Saturday, 13 October 2007

Another Compatible Technology at Work

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About this time every year, CTI volunteers Purnima and Bibek Ray return to Bibek's home town of Gohaldanga, West Bengal, India for approximately six months. There they are working to improve the social and economic welfare of the people in and around Gohaldanga. Part of the economic development program involves increasing the value of the potato harvest. In the past we have discussed the potato processing; in this article we report on storage opportunities.

In West Bengal, the potato harvest is large. However, due to the climatic conditions, much of the crop rots quickly before it can be eaten or processed. Purchase prices increase rapidly as the time from harvest extends. Thus, the farmers get a low value for their harvest, but business enterprises that can refrigerate or cold store the potatoes, get a higher price as time passes. Working on a CTI funded project, Bibek and Purnima have been developing, with the assistance of CTI engineers, Rustic Storage facilities for potatoes.

A Rustic Storage Unit is a brick walled, thatched roof building constructed over an open water reservoir.These Rustic Storage units, built by farmers themselves, use the concept of evaporative cooling to greatly reduce the temperature within the facility. Due to the reduced temperature, the storage life of the potato crop is greatly extended and the farmers can get a higher price for their crops.

Last year, around Gohaldanga, the potato crop was harvested in mid-February. Potatoes stored in the facility did not begin to spoil until late July. Potatoes used for sun dried chips and strings had to be processed about a month earlier. Because the good quality life cycle of the crop could be greatly extended, farmers will be able to significantly increase the value of their cash crop by as much as 300%.

Monday, 13 August 2007

CTI Travels to Sudan

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On a sunny June day in Jalimo, Sudan, Kathleen Graham, a CTI Volunteer, welcomed twenty Sudanese agricultural extension agents to the three day "Training of Trainers" technology workshop she had organized with the help of Norwegian People's Aid manager Ezana Getahun.  The goal was to transform these agents into Ewing grinder experts, so they could return to their communities and teach villagers to use and maintain the Ewing grinder. 

Before the workshop was over, each agent had to stand and demonstrate how he or she would teach others to take the grinder apart and put it together; to process peanuts, millet, sorghum, coffee, maize, sesame, cow peas and coffee; and to clean and maintain the grinder in good condition.  Homework included each participant preparing a written training plan, which was also presented to the group and critiqued!  Basic business planning, record keeping and food prep safety were also on the agenda, as NPA and CTI hope the grinders will become part of income generating activities.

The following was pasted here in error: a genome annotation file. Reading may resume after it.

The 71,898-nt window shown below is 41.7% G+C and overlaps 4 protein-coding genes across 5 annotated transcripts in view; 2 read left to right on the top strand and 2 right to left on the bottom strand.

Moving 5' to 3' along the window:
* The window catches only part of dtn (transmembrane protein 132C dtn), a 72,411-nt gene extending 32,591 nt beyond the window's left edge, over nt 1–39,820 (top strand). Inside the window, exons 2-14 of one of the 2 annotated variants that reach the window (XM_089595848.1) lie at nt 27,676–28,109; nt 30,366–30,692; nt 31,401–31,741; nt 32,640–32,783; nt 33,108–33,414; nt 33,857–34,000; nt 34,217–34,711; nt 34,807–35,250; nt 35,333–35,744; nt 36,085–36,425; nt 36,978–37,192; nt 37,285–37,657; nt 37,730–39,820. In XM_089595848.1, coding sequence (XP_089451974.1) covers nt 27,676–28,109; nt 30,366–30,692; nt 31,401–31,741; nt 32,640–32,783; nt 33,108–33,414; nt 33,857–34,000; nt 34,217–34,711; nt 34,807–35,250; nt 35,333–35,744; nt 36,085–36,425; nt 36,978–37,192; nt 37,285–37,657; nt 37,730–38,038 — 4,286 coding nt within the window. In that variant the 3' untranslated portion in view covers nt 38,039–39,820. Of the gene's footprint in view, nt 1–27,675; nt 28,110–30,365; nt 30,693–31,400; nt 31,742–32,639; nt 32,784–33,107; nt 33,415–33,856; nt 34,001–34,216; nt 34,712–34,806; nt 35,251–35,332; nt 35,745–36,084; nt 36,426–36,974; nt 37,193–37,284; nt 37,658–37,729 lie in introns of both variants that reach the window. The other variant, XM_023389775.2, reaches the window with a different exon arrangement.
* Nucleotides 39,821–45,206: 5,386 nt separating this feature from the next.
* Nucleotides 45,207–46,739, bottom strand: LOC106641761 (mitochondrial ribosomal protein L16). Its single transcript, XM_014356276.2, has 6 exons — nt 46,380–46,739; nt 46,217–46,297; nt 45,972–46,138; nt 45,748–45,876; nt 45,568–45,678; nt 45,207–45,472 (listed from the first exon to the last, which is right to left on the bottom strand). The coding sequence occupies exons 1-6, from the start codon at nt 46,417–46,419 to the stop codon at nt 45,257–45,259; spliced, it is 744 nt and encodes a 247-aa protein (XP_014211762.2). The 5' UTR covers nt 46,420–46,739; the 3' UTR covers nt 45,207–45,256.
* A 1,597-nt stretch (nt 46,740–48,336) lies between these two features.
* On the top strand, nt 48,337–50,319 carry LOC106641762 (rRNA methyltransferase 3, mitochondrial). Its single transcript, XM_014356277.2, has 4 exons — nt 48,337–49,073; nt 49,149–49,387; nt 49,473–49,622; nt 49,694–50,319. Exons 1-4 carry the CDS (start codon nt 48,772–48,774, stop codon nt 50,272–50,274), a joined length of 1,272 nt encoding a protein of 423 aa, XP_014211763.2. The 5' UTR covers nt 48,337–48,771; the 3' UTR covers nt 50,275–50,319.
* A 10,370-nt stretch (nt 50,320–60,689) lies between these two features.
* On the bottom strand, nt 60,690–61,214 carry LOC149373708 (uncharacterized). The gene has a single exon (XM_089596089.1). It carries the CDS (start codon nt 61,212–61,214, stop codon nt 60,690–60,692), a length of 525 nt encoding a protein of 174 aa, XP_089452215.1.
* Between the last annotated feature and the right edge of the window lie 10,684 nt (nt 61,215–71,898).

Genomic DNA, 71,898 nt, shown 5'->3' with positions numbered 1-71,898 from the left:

Monday, 13 August 2007

Wooden Body for Omega Grinder?

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The genius of George Ewing strikes again! In response to a discussion on how we might reduce the manufacturing and shipping costs of our Omega grinders, George offered to make a wooden grinder. And, voil√°! George made this model out of oak with metal tubing for the throat of the grinder. Otherwise the body, front plate and yoke all are made of wood in place of machined aluminium castings. Although we don't have production costs for the "Woody" as yet, we believe that as much as $125 could be removed from the inventoried cost. Additionally, because the product could be shipped disassembled, some savings could be realized in the shipping.

There is also the possibility of just shipping the metal components, i.e., shaft, helix, burrs, bearings and metal throat and allowing local artisans to make their own wooden part.So many options! A few Board members are also approaching IKEA to see if there is a fit with their philanthropic outreach and/or utilizing their supply chain to make and package the parts for us. We will report more on this exciting development as it develops. In the mean time, George, thank you once again!

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